Lessons Learned: Your Buddies and Your Crushes

Yep. I’m back on a slight relationship thinking track again. I think I’ll blame this one on seeing The 40 Year Old Virgin (which, if you haven’t seen it yet, you should–especially if you’re a guy). Or, maybe, I’ll just point to the fact that Friends and the lessons I’ve learned in the past are things I really need to remember every now and then.

When I started college, it was quite literally a whole new world for me. I was suddenly thrust into a place where I could actually be myself, with a group of people who I had a lot more in common with than I was used to and who were just as lost as I was. I had no history, except what I was willing to share, and every new memory was a shared one that we would all some day look back on and smile about (more often than not).

As anyone who’s been reading this blog for any length of time knows, in high school I wasn’t exactly a ladies man. Lots of crushes, lots of unrequited love, lots of big dreams… very little of anything else. Some habits are hard to break, so my first year at college was more of the same (though with some very distinct shifts in a completely opposite direction). I was crushing on people as quickly and as frequently as I was meeting them. It was an immense amount of fun and quite liberating.

About halfway through that first year, I had a firmly cemented crush on my next door neighbor, Melissa. She was quite unlike anyone I had known before–her quirks were all her own, but she also had a certain class. Mel was a photo major, not too terribly sharp when it came to math (though better than a lot of other artists I knew) and had a great eye for odd beauty. She was also a little skittish, but more than willing to push her own envelope when it came to experience.

And that’s really what grabbed me about her: the fact that was willing to push into her discomfort zone.

At that same halfway point, I had talked my buddy Z into joining the club and moving on floor. Since his taste in women was also impeccable, we found ourselves in the all-too-often plumbed depths of the “we both like the same girl” plot.

Most of the time, everything was just fine. We were like a big, happy, slightly dysfunctional family. There were a good many things we all did together. I have a particular vivid memory of me, Z and Mel coming back from a party over at one of the sets of on-campus apartments one cold winter night. She was a little tipsy, he and I hadn’t been drinking at all (because, at that point, neither of us did). The parking lot we had to cross had iced over a bit and we were feeling a little adventurous. So we talked Mel into leaning back and putting her legs out as straight and strong was she possibly could. “No, really… this’ll be great” we told her, grinning our (more than slightly) evil grins.

We slid her across that parking lot at a good clip, never losing our grip on her and never losing our own footing. She screamed the whole way.

It was great.

Then there were other times when things got a little hairy. Z and Mel started spending a bit more time together for a while. I was busy with my own stuff and didn’t take much notice. At least not until one night when I realized he didn’t leave her room.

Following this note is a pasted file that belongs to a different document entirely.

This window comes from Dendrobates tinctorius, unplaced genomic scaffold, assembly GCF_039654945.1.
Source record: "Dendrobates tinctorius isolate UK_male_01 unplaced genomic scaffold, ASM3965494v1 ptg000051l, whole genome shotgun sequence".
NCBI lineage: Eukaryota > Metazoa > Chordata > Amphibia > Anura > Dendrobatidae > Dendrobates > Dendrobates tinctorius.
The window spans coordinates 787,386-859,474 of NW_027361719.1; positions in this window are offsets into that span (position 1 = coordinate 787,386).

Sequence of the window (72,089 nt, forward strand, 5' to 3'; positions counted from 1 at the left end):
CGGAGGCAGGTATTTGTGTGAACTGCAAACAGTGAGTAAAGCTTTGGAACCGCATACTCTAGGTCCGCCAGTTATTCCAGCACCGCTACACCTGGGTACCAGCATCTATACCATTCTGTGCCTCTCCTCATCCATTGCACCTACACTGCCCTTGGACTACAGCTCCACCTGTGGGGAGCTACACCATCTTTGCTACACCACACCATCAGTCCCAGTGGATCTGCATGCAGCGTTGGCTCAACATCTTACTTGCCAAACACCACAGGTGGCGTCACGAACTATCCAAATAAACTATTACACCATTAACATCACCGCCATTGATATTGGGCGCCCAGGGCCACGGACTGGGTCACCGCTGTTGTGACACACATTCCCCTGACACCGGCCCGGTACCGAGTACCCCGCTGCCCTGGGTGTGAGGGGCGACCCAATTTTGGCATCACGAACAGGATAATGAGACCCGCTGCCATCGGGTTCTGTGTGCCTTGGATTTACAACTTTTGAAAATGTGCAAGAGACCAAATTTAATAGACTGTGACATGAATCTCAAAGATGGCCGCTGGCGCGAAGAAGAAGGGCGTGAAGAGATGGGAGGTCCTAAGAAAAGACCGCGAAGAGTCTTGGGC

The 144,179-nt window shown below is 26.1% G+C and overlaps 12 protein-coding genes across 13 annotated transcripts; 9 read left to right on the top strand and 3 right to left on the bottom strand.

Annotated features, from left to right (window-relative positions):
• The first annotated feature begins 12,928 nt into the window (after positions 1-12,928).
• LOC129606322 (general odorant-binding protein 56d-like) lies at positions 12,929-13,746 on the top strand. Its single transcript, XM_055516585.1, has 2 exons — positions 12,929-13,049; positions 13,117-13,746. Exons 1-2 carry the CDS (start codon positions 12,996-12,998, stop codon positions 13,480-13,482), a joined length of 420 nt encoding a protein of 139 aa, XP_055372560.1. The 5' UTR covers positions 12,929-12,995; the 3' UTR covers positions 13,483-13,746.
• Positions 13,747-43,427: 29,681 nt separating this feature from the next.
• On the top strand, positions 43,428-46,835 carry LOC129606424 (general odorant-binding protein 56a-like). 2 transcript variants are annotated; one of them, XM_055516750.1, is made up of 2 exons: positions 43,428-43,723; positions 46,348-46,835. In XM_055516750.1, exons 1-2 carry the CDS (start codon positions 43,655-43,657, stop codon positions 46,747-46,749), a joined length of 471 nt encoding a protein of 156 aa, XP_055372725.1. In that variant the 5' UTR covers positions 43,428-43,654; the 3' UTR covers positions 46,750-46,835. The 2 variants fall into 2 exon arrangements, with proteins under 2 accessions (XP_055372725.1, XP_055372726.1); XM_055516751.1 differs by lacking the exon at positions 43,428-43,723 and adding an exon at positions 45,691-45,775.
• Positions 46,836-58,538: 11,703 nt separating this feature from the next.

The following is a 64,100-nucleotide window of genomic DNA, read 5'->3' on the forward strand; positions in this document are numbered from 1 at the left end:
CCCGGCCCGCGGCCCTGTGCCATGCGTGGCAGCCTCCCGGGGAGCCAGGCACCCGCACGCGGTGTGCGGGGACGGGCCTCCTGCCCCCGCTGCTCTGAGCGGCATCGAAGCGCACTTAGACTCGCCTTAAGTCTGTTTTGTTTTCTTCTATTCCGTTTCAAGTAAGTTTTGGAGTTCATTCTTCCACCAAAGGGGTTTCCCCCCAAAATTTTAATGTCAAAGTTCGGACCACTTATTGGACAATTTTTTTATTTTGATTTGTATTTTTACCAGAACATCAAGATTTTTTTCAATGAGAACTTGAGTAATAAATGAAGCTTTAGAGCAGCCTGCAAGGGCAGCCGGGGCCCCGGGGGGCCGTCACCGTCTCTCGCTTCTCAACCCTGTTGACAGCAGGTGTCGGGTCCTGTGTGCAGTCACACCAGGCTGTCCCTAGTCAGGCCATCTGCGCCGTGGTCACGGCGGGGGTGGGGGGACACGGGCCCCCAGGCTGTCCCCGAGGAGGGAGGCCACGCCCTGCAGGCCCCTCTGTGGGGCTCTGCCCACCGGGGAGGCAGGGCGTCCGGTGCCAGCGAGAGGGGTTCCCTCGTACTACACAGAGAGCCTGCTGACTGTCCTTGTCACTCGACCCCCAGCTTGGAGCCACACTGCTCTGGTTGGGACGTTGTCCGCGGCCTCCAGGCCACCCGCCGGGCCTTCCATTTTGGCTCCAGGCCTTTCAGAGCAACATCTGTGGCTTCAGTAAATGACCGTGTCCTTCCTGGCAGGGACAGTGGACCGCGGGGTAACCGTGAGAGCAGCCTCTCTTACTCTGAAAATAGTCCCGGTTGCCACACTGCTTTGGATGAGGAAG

And that was when I first experienced a real sense of anger brought on by feelings of betrayal. It bubbled and burned inside me, keeping me up most of the night. Classes the next day were unpleasant, to say the least. Z and I didn’t see each other much that day, which was probably for the best.

A few days went by like that. He was spending time with her, I was seething silently about it. When Z and I did finally see each other for long enough to actually chat, he made an off-hand comment that just set my teeth on edge. I shot back with something else and he noticed how out of sorts I was.

“We need to talk, don’t we?” he said.

“Not in here,” I told him. There was no way I was going to open up what could be a really nasty fight there in the dorm. I didn’t want anyone else to have to deal with the fall out from it.

Outside it was night. Clouds had rolled in and a light, cold drizzle was falling. As we walked around the parking lots, things didn’t get loud. I held my temper, he listened. I went through the whole litany of “How could you do that! You know how I feel about her!” and he was honest and admitted his feelings for her. He also assured me that nothing had happened other than sleeping… and that nothing would happen.

That was what I needed to hear. It made everything OK. It made me sure that my trust hadn’t been misplaced. That he hadn’t been knowingly hiding anything from. That we were all still on the same field, playing by the same rules that had remained unspoken up until that point.

We shook hands. That turned into a good manly back pounding bear hug. We went back inside laughing it off, shaking off the drizzle that was slowly turning into an actual rain.

I learned that night how important perception is. How a slightly skewed view, coupled with some negative thinking and bad past experiences can drag you down into a very dark and unhappy place. And how much of a difference an honest answer and direct accounting of actions can make between friends.

Z and I still talk on a semi-regular basis. I still love him like a brother, though I do think our tastes in women have changed enough that we don’t ever have to really worry about that overlap problem cropping up again. And if it does, we know what’s important.

Mel and I had some disagreements and misunderstandings during my second year. She let that dark spiral drag her down and felt the need to get away from all the rest of us. I haven’t seen her in a few years, and when I did last see her, there wasn’t a lot of talking that went on–just cordially exchanged polite conversation bits. I can only hope she’s found the genuine happiness that I always wished for her.

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